Retrograde Intrarenal Surgery Is a Safe Procedure in Severe Obese Patients: Is It Reality or Prediction? A Propensity Score-Matching Analysis from RIRSearch Study Group

Basatac C., Özman O., Çaklr H., Çlnar Ö., Akgul H. M., Slddlkoǧlu D., ...More

Journal of Endourology, vol.36, no.7, pp.891-897, 2022 (SCI-Expanded) identifier identifier

  • Publication Type: Article / Article
  • Volume: 36 Issue: 7
  • Publication Date: 2022
  • Doi Number: 10.1089/end.2021.0887
  • Journal Name: Journal of Endourology
  • Journal Indexes: Science Citation Index Expanded (SCI-EXPANDED), Scopus, Academic Search Premier, BIOSIS, EMBASE, MEDLINE
  • Page Numbers: pp.891-897
  • Keywords: complications, infection, kidney stones, obesity, retrograde intrarenal surgery
  • Çanakkale Onsekiz Mart University Affiliated: Yes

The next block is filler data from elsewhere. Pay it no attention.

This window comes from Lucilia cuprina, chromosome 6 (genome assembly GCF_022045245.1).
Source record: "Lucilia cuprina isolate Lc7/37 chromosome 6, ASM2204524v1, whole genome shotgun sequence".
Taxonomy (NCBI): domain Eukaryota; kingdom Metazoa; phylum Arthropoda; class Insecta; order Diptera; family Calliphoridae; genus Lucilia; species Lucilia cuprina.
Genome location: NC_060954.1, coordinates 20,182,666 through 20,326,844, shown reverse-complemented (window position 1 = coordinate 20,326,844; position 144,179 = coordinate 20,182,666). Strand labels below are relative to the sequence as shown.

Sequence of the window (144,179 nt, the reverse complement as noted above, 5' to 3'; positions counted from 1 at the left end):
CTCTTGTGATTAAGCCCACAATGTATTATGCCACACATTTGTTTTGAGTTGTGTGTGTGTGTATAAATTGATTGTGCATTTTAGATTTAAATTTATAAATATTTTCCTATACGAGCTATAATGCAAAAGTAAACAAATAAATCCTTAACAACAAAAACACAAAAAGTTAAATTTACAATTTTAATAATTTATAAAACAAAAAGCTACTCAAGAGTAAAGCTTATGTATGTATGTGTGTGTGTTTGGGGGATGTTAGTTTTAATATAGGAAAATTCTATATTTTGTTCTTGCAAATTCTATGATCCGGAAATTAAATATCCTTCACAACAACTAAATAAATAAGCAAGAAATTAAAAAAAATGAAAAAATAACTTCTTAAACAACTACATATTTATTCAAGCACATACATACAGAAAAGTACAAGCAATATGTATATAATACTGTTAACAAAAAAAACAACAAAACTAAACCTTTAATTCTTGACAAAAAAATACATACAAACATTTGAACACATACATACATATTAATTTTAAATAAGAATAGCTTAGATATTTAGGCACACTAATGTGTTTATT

© Copyright 2022, Mary Ann Liebert, Inc., publishers 2022.Objective: The aim of the study was to assess whether severely obese patients have an increased risk of complications during and after retrograde intrarenal surgery (RIRS). Materials and Methods: The data of 639 consecutive patients undergoing RIRS for the treatment of upper tract urinary stones were analyzed retrospectively. The patients were divided into two groups according to their body mass index numbers (Group 1, <35; Group 2, ≥35). The patients' demographics, stone characteristics, operative outcomes, and complication rates were compared between the groups. The primary objective was to examine whether the intraoperative and postoperative complication rates were higher in patients with a body mass index of ≥35 kg/m2. Results: After matching of confounding factors, Group 1 comprised 135 patients, and Group 2 comprised 47 patients. The baseline characteristics were similar between the groups. There were no significant differences between groups for intraoperative complication rates (11.8% and 12.8%, respectively; p = 0.97). There was statistically significant difference in favor of Group 2 for postoperative complication rates (12.6% and 29.7%; respectively, p < 0.01), overall complication rates (22.9% and 38.2%; respectively, p = 0.02), mean operation time (56.15 vs 66.45 minutes; respectively, p = 0.01), and length of stay (1.4 vs 2.1 days; p = 0.03). Stone-free rates (75.5% vs 85.1%; respectively, p = 0.17) did not differ between groups. Conclusions: RIRS is an efficient and feasible treatment option for upper urinary tract stones in severely obese patients. However, higher possibility of postoperative, especially infectious, complication rates should be considered in these patients.